Russia, China and Future Growth

Ten years ago conventional business wisdom was that if you had to make something you moved the production to China and invested (directly or indirectly) in production facilities in China. Today the position has almost reversed. Production in China has been so profitable that Chinese businesses are encouraged and urged to invest their profits in business in the United States, the European Community and other parts of the world. The Chinese economy has transformed from a branch of the western economy to an economic centre in its own right.

In order to fuel this economic growth China has built many coal power stations as well as investing in all kinds of renewable energy, from solar water heaters to wind farms. You cannot achieve the kind of economic growth that China has achieved without the collateral environmental damage. It is ironic that the environmental damage occurred when the Western Democracies were nominally obsessed with environmental protection, enacting numerous laws in efforts to protect the environment, and dominated their rhetoric with talk (and not much else) about climate change.

Recent politics have isolated Russia from the Western Democracies, who have attempted to impose some kinds of economic sanctions on Russia to punish Russia for its political actions of which the Western Democracies greatly disapprove. As a result Russia has sought to protect itself from sanctions; as Russia’s important resource is its natural gas, it has now agreed with China to supply 39 billion cubic metres of gas a year to China. Thus as a result of Western economic sanctions Russia has found a new and growing and (in economic and political terms) more reliable market for its natural gas and this will economically profit both Russia and China. It will also mean economic growth in both nations and environmental damage  at greater levels than if Russia continued to supply Europe as its main market because  China is relatively free from enforcement of environmental protection regulations.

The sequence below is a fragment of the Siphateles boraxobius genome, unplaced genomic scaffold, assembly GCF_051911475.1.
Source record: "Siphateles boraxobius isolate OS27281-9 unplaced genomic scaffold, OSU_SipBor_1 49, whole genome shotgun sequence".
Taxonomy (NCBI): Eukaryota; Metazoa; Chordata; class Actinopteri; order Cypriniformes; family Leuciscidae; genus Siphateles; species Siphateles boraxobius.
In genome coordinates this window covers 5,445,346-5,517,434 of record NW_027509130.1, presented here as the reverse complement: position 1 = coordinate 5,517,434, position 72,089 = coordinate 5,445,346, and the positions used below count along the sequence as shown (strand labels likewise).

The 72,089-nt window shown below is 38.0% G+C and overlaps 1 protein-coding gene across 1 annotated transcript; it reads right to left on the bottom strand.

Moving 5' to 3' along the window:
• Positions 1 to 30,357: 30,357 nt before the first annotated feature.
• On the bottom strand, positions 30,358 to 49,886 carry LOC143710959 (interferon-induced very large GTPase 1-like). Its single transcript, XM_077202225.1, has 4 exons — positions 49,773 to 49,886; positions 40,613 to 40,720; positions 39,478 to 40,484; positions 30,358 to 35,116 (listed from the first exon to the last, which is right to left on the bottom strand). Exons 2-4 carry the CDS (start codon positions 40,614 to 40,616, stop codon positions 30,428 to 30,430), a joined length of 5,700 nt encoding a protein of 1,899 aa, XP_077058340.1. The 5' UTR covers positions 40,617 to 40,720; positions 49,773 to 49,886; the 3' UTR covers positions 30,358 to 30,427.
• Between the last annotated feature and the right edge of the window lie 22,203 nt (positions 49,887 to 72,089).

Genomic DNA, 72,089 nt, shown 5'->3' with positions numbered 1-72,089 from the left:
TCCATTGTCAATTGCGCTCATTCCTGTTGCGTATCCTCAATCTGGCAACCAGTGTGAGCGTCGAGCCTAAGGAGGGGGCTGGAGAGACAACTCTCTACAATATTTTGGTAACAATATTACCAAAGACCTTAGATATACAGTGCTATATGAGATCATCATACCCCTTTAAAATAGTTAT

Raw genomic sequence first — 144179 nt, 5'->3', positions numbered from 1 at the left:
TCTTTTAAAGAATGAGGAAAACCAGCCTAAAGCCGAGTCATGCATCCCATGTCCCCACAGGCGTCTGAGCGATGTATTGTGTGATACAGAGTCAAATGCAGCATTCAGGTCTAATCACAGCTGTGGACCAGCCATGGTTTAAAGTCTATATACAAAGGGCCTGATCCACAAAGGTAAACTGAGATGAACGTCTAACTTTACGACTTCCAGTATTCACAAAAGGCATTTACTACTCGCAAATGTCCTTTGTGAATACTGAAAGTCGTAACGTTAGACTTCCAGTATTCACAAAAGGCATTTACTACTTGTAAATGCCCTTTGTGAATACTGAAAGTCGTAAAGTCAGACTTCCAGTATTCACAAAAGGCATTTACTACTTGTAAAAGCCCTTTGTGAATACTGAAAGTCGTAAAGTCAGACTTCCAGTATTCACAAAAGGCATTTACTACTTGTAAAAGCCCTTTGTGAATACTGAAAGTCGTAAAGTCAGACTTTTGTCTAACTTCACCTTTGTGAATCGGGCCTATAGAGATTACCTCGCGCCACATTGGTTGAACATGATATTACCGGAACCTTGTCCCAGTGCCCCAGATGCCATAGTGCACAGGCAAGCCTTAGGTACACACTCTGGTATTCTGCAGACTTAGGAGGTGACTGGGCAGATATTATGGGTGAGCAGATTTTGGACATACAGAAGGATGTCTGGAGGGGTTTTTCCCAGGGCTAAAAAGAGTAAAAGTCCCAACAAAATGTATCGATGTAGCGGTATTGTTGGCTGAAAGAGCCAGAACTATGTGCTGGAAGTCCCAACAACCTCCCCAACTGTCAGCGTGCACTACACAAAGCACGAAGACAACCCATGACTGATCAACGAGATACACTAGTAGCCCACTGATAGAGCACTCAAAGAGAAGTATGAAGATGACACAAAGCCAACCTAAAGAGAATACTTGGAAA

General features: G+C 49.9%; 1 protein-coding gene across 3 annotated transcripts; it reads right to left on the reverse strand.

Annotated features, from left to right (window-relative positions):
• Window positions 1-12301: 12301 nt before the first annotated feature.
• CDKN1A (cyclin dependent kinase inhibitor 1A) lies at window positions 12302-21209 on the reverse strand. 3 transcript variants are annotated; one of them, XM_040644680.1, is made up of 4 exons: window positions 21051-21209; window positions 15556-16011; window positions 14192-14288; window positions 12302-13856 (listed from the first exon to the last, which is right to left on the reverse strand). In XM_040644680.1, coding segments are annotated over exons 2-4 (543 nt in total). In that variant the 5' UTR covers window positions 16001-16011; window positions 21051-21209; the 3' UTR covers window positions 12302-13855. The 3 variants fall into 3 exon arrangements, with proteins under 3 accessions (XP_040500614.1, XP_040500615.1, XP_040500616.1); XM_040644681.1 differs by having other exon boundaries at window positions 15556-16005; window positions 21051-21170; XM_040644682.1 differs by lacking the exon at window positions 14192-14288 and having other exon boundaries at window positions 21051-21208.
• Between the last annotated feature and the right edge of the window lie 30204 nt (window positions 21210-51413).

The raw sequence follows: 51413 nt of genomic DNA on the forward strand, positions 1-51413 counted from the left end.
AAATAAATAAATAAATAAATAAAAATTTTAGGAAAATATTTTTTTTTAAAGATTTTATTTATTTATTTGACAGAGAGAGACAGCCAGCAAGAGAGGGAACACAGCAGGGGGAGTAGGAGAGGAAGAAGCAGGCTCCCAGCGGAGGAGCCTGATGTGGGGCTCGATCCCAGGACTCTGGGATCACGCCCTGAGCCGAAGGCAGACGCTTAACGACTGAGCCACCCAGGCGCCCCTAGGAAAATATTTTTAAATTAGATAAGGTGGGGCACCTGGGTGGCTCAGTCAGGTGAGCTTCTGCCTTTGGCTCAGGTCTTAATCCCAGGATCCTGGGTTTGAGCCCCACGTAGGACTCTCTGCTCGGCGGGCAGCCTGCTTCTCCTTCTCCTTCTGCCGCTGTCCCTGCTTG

It is clear that we can chose between environmental protection and rapid economic growth. For most the choice is a no brainer; economic growth and the prospect of wealth, luxuries, toys and the like wins over an undefined prospect of devastating the place where we live. It is not that humans are bad people, they simply prefer to live in the present, expecting that the future will take care of itself.


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